GERMAN technology powerhouse Siemens is keen on supplying its cutting edge HL-class gas turbine to customers in Thailand to meet the country’s aim of upgrading to high-efficiency energy with low cost.
Launched last September, the advanced HL-class gas turbines combine a series of new but tested technologies to enhance the next level of efficiency and performance of combined-cycle power plants.
The HL-class is clearing the way to efficiency levels beyond 63 per cent with a mid-term goal to reach 65 per cent.
Thomas Hagedorn, head of sales for the Asia and Pacific region of the Siemens power and gas division, said Thailand has been always a very significant market and one of the biggest in Southeast Asia for the large gas turbine.
“As we continue our cooperation, I believe we would be able to offer HL-class as the next project in Thailand. And EGAT (Electricity Generating Authority of Thailand) is our next target. We are ready to supply it anytime,” Hagedorn told The Nation in a recent interview.
Siemens has provided four power plant projects for EGAT over the past 10 years: Chana 1, Bang Pakong 5, Chana 2, and Wang Noi 4.
And last year, Siemens with its Japanese consortium partner Marubeni Corporation signed a contract with the state-owned utility for the delivery of a turnkey combined cycle power plant named South Bangkok.
Courtesy of Siemens: Siemens’ new HL-Class turbine
Hagedorn said the cutting-edge machine would benefit the country as the gas price in Thailand is quite high, due in part to the need for energy imports.
“So, it means you need to have a high-efficiency machine to produce affordable electricity. Also, Thailand has plans to replace older-technology plants with next technology,” said Hagedorn.
Thailand depends heavily on gas, accounting for 70-75 per of the country’s energy base, he said.
In his view, the need to diversify the energy mix is high on the country’s agenda. But whereas coal is the cheapest energy source, its social acceptability is under challenge, said Hagedorn, referring to pollution concerns.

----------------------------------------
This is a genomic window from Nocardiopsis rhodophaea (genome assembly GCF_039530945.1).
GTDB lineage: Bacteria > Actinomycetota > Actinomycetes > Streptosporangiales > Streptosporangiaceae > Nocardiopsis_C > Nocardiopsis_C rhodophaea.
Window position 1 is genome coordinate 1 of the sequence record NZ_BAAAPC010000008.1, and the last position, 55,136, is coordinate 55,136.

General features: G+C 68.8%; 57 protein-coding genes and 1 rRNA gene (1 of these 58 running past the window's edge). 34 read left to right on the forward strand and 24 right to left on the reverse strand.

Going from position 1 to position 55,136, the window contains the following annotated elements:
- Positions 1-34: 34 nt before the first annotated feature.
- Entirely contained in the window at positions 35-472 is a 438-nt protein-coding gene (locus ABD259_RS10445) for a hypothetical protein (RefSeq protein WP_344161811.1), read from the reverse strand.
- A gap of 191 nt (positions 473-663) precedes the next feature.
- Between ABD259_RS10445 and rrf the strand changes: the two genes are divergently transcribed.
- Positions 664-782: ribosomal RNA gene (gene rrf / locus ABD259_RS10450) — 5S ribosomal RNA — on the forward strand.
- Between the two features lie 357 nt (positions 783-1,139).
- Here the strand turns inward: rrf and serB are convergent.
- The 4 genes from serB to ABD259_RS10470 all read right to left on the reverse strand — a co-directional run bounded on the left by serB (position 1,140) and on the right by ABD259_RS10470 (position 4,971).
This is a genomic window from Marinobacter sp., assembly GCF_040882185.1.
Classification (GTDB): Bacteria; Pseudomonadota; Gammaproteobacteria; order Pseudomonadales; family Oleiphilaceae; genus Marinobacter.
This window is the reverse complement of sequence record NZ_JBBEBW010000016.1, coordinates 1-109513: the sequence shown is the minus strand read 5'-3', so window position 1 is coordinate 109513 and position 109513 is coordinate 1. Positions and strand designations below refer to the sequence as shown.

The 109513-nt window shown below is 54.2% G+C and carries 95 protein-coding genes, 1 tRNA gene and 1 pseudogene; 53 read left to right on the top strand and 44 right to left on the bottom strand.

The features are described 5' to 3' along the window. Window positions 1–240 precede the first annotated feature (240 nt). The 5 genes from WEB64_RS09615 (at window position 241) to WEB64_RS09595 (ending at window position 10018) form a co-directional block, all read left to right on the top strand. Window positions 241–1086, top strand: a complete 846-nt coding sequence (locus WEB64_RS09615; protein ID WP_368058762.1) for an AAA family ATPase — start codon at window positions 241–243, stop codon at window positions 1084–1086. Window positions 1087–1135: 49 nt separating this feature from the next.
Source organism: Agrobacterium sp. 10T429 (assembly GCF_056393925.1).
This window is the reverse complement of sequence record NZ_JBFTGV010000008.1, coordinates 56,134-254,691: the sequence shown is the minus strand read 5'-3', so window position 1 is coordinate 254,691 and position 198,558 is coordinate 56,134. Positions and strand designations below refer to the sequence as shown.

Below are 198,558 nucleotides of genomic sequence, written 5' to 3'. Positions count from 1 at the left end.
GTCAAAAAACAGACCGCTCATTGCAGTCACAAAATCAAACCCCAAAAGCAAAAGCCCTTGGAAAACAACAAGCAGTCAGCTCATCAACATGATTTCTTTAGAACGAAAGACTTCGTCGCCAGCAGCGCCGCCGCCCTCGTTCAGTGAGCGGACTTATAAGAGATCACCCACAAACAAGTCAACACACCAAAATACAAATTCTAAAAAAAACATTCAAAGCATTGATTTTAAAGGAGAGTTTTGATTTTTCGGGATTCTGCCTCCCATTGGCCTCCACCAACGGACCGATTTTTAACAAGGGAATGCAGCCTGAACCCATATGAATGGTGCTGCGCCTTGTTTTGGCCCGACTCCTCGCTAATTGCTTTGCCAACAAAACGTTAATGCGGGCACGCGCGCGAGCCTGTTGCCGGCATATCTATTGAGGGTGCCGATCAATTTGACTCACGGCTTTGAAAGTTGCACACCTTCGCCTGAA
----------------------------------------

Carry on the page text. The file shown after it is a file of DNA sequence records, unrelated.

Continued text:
“Looking into the challenges, I believe Thailand will continue to build quite significant capacity in gas-fired power plants,” Hagedorn said.
At a presentation to media from Asean countries at Siemens’ gas turbine plant in Berlin last week, Hagedorn, who has spent almost his whole working life in Asia-Pacific countries, said gas-fired power was very important nowadays.
Hence, the new gas turbine is very important because the higher efficiency, the more electricity produced and the less carbon dioxide emitted, he said.
The new HL-class represents an evolutionary development step derived from its proven SGT-8000H technology, said Hagedorn, citing its achievement of greater than 63 per cent efficiency with the mid-term goal to reach 65 per cent.
The development of the new class took five years, just half that for the H class, due to the advances in technology and digitalisation that Siemens used in its business operation, Hagedorn said.
Kolja Schwarz, head of HL-class portfolio management, said that Siemens' specialists developed advanced combustion technologies, innovative multi-layer coatings and improved internal cooling features, as well as an enhanced water-steam cycle that enables the turbines to operate at high-combustion temperatures to achieve optimal performance.
Optimised sealings also minimise air leakage and cooling.
At the same time, evolutionary 3D-blading is enabling higher aero-efficiency for the compressor. Predefined and prefabricated solution elements as well as pre-selected vendors and products allow a significantly reduced construction time and a fast start for projects.
He said the new turbines can be integrated into Siemens’ digital portfolio for plant operators and utilities, including connectivity to MindSphere, the cloud-based operating system for the Internet of Things.
Courtesy of Siemens
MindSphere offers access to powerful analytics from Siemens and its partners, using intuitive insights in engine operation and decision support to deliver benefits to customers.
All other additional digital services provided in the new class are aimed at avoiding failure, Schwarz said.
For example, if you know the condition of an engine and are aware of the possible risks to its performance, you will be able to step in by changing its operation mode to avoid failure, he said.
The company has a four-year timefame to test and validate the technologies of the HL class at Duke Energy's Lincoln County site in North Carolina, in the United States.
“It’s a unique opportunity for us to test under real conditions at a customer site,” Schwarz said.